Friday, July 31, 2009

Pharmaceutical Industry Shows Signs of Turning Around—Look at the Good News and Strategies Taking Place in July-PART 1

In my opinion, this past month or so marks somewhat of a turning point for the Pharmaceutical and Biotechnology Industries. Both macroeconomic and market conditions contributed to the optimism. Since there is much to say, I'll initially focus on some of the move by Big Pharma in Europe. In the next few days, we'll discuss the US based companies and then Biotechnology.

A headline grabbing contributor to the optimism from the Big Pharmaceutical players in Europe are the numerous reports about revenue enhancement resulting from Swine Flu Medicines (mostly Vaccines) resulting in billions of incremental revenue.

This trend was especially helpful to GlaxoSmithKline who are quoted in (July 23 by Andrew Jack) as “GlaxoSmithKline moved yesterday to become the pharmaceuticals company with the broadest range of products to tackle swine flu. The group unveiled plans to add masks and diagnostics to its vaccines and antiviral medicines business.” Interestingly enough, Andrew Witty, CEO of GSK had to make a public pronouncement about the company's ability to meet demand-certainly a different issue than the company had to deal with in the past. The UK company signaled a strong upsurge in demand from governments for its swine flu vaccine and Relenza, its antiviral drug, as the infection spreads, with plans to expand manufacturing capacity sharply.

Roche of Switzerland was also quite positive with JP Morgan indicating that additional sales of $4.3 billion for 600 million doses are being booked for its antiviral, Tamiflu and its pandemic vaccine. Reportedly, a further 340 million+ doses worth $2.6 billion are anticipated-quite a windfall. Roche threw the US Pharmaceutical Trade Group, The Pharmaceutical Research and Manufactures Association (PhRMA) into quite a tizzy as well by announcing it will drop out of that organization and aligning itself to another trade group, the Biotech Industry Organization (BIO). This was attributed to Roche's acquisition of Genentech and the acknowledgment that most of Roche's Pipeline was coming out of Genentech.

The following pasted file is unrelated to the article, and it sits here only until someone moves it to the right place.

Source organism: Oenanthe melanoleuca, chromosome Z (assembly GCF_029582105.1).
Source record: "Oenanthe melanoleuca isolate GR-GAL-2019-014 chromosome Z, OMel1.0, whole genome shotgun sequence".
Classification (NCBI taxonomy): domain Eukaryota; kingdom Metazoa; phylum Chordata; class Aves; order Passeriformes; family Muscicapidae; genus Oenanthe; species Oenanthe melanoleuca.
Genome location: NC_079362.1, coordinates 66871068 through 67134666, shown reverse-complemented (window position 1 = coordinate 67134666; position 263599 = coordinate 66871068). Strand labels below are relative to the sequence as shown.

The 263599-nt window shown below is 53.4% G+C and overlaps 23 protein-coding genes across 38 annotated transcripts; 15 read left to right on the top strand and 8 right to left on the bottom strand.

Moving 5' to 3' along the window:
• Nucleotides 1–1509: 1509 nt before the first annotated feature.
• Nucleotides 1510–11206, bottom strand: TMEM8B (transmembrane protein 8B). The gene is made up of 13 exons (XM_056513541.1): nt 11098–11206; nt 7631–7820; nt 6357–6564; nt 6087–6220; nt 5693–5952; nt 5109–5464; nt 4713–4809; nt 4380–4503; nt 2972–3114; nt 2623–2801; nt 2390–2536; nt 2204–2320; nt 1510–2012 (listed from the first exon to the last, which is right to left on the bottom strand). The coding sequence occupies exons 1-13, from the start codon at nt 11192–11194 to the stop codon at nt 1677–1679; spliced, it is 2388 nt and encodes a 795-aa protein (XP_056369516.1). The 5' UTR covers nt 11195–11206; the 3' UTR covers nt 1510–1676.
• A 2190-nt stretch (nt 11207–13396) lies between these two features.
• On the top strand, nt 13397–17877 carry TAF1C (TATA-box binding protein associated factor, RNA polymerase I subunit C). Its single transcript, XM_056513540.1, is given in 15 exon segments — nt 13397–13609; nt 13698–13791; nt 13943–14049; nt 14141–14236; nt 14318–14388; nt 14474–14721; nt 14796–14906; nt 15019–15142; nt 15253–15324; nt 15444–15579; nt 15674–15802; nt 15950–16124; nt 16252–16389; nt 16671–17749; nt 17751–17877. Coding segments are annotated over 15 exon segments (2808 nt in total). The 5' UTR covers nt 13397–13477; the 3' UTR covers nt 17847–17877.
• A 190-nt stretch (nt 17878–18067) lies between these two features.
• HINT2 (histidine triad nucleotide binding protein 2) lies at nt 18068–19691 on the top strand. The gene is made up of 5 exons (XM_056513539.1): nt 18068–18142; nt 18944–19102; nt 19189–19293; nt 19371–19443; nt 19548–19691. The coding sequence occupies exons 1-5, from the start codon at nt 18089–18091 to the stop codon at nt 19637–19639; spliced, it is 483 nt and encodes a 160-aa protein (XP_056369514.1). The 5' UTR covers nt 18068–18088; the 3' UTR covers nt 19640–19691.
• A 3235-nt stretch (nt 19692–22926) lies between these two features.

Sanofi-Aventis (SNY) was making good on CEO Chris Viehbacher's announced strategies. In rapid succession, he announced that preclinical research may be dropped in half and use the money to partner with smaller companies in early stage development. He was quoted earlier in the Health Blog as saying: “Part of the reason the Pharma model didn’t work is we just kept throwing money at things and hoping the next blockbuster would come along.” SNY also announced a major restructuring (closing down and consolidation) of its R&D operations. Sanofi continues to be the leader in Flu Vaccine accounting for between 25-33% of worldwide supply and certainly stands to have significant revenue and profit increases from Swine Flu Pandemic Vaccine sales. Additionally, this week Sanofi made a major acquisition to buy out the other 50% of Merial the animal health business that it jointly owns with Merck. It also acquired a $9.25 billion call option to combine Merck's new animal health business when it acquires Schering Plough in the 4th quarter. But wait, it doesn't stop there, as previously stated by Viehbacher, Sanofi wants to go further into vaccines and emerging markets, well the company started that in a big way by buying a 78% share of Indian Vaccine maker Shantha Biotechics for $615 million. What is particularly noteworthy is that unlike other big pharmaceutical companies, Sanofi chose to buy rather than partner- a strategy we believe that will pay large dividends.


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